Be sure to digg this up as it’s a really great example of the power of jQuery.
Aptana is a IDE for developing Web 2.0 web sites quickly and easily. The key is to see what you are doing as you do it in the preview pane. Aptana requires JRE v1.4.2 and can be installed on Windows, Mac and Linux. It is also available as a Eclipse plugin with other IDEs to come.
- Errors and warnings across all 3 languages (code validation)
- Support for Mac (Universal Binary) and Windows with Linux coming soon
- Free and open source ” — Aptana FAQ
John Resig has been working with Aptana to improve the jQuery docs such that they’ll work better with their autocomplete api, so look for that in the near future.
If there’s anything that’s apparent from watching the jQuery mailing list and jQuery-related blog posts on Technorati, it’s that there’s a huge international audience for the library.
As I’ve been working on the new version of the web site (to be released together with the upcoming version 1.0 of jQuery) I’ve had a number of offers from users to translate documentation and blog posts into their native language. I cannot express how pleased I am by this.
I have two questions for all the jQuery users out there: If you are fluent in language other than English, would you be willing to help translate alternate versions of blog posts or documentation? If you are, please respond to this post so that I can get a feel for everyone who is interested and what languages are represented.
Secondly, if you speak a language other than English (but may, or may not, be able to help translate), please let me know what language you would like to see the jQuery site in:
Thank you, everyone, for your input – it’s greatly appreciated.
(by the way, the Internationalization module for Drupal is very cool)
jQuery provides an extremely versatile DOM query mechanism. If you’re wondering what’s happening under the covers, and if there are less- and more-performant ways to formulate your query . . . the answer is YES. In many cases you can help jQuery by specifying a tag name, i.e.:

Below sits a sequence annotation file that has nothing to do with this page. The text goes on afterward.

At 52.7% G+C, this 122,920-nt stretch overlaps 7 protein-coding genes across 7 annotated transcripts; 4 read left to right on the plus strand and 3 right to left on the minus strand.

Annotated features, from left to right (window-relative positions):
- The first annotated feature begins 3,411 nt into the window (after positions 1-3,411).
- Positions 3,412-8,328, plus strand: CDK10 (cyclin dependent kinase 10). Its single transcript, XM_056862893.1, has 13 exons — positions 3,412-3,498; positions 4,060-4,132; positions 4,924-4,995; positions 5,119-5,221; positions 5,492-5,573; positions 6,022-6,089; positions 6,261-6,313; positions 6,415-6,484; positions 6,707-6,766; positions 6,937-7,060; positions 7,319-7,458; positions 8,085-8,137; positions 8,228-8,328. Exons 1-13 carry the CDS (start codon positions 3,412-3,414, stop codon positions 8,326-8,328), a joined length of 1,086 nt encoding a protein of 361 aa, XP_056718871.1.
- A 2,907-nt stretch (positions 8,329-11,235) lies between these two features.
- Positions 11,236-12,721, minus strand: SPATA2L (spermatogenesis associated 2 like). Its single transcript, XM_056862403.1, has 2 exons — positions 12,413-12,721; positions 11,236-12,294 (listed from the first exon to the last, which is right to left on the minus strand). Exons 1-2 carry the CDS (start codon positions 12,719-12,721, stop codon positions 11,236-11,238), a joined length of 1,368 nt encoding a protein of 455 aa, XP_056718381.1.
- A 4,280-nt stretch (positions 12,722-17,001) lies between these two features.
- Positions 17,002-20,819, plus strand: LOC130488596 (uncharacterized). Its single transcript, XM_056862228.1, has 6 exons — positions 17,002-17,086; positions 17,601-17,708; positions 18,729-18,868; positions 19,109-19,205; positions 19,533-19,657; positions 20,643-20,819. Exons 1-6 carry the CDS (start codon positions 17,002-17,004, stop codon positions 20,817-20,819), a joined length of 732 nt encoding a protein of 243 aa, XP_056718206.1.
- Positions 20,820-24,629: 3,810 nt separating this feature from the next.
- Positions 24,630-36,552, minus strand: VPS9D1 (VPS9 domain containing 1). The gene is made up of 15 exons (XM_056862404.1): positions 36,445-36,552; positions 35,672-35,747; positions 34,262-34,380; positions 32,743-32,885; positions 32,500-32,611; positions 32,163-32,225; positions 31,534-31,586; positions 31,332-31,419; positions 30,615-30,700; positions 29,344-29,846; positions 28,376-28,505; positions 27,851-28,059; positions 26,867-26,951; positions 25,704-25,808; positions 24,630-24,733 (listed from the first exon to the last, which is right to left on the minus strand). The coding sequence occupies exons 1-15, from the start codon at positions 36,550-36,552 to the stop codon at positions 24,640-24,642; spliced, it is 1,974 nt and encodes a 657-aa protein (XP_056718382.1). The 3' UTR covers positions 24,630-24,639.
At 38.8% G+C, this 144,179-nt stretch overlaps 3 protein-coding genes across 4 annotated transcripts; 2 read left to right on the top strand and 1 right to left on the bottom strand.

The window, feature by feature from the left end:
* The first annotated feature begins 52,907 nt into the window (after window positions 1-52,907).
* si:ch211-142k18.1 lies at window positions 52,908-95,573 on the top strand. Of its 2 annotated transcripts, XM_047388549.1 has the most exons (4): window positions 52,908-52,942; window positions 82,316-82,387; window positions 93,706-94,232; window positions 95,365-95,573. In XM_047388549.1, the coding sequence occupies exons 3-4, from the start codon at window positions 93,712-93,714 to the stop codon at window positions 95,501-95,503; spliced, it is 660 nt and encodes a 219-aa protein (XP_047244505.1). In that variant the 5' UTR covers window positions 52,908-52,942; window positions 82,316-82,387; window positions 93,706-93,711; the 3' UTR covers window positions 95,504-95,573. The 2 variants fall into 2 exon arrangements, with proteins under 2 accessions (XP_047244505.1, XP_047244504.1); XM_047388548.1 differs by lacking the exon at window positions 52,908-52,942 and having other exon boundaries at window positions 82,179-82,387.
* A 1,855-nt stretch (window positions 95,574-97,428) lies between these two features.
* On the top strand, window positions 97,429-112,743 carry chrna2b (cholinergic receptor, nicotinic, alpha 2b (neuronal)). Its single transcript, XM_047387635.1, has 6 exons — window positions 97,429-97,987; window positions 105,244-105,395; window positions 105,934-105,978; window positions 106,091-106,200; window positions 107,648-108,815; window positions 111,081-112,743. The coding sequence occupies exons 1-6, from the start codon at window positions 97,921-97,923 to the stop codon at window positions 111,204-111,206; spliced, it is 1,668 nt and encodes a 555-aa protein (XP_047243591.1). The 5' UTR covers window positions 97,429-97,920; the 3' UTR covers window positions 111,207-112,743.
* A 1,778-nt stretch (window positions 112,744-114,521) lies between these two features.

is faster than:
. . . with the difference being that the query engine can narrow by tag name first. It’s smart like that.
So, you shoud be in the habit of specifying a tag name. The only exception: getting by ID. If you’re getting by ID, do not include a tag name, or anything else besides the ID selector.
Note that the second example here (with the class selector only) is perfectly valid, and if you need to query for multiple element types, by all means go ahead — jQuery will still return the correct results.
There is a lot of good plugin development going on for jQuery. Here are two which have come up on the list lately:
HighlightFade by Blair Mitchelmore is a very thorough jQuery implementation of the “yellow fade” technique. Options include the type of fade (linear, sinusoidal, exponential), the duration, and a function to call on completion. The plugin weighs in at 3.5K (uncompressed, so it could be made smaller), and should handle all your yellow-fading needs.
Tablesorter by Christian Bach is browser-side table sorter (click on a column heading to sort the table accordingly). It’s fast (in the demo, sorts 400 rows in about .3 seconds), and it auto-detects the column type to provide the appropriate kind of sorting. For example, it automatically recognizes date vs. text vs. URL contents, and sorts accordingly. For URLs, it disregards the http/https/ftp/file prefix for sorting purposes, which is more likely to give you the sort you actually want. You can also define your own auto-detects, which usually involves 5-10 lines of code. The plugin is about 10.5K uncompressed.
Did you know there are lots more jQuery plugins listed on the wiki at http://proj.jquery.com/plugins/? Note that the URL to the wiki will change when jQuery goes 1.0.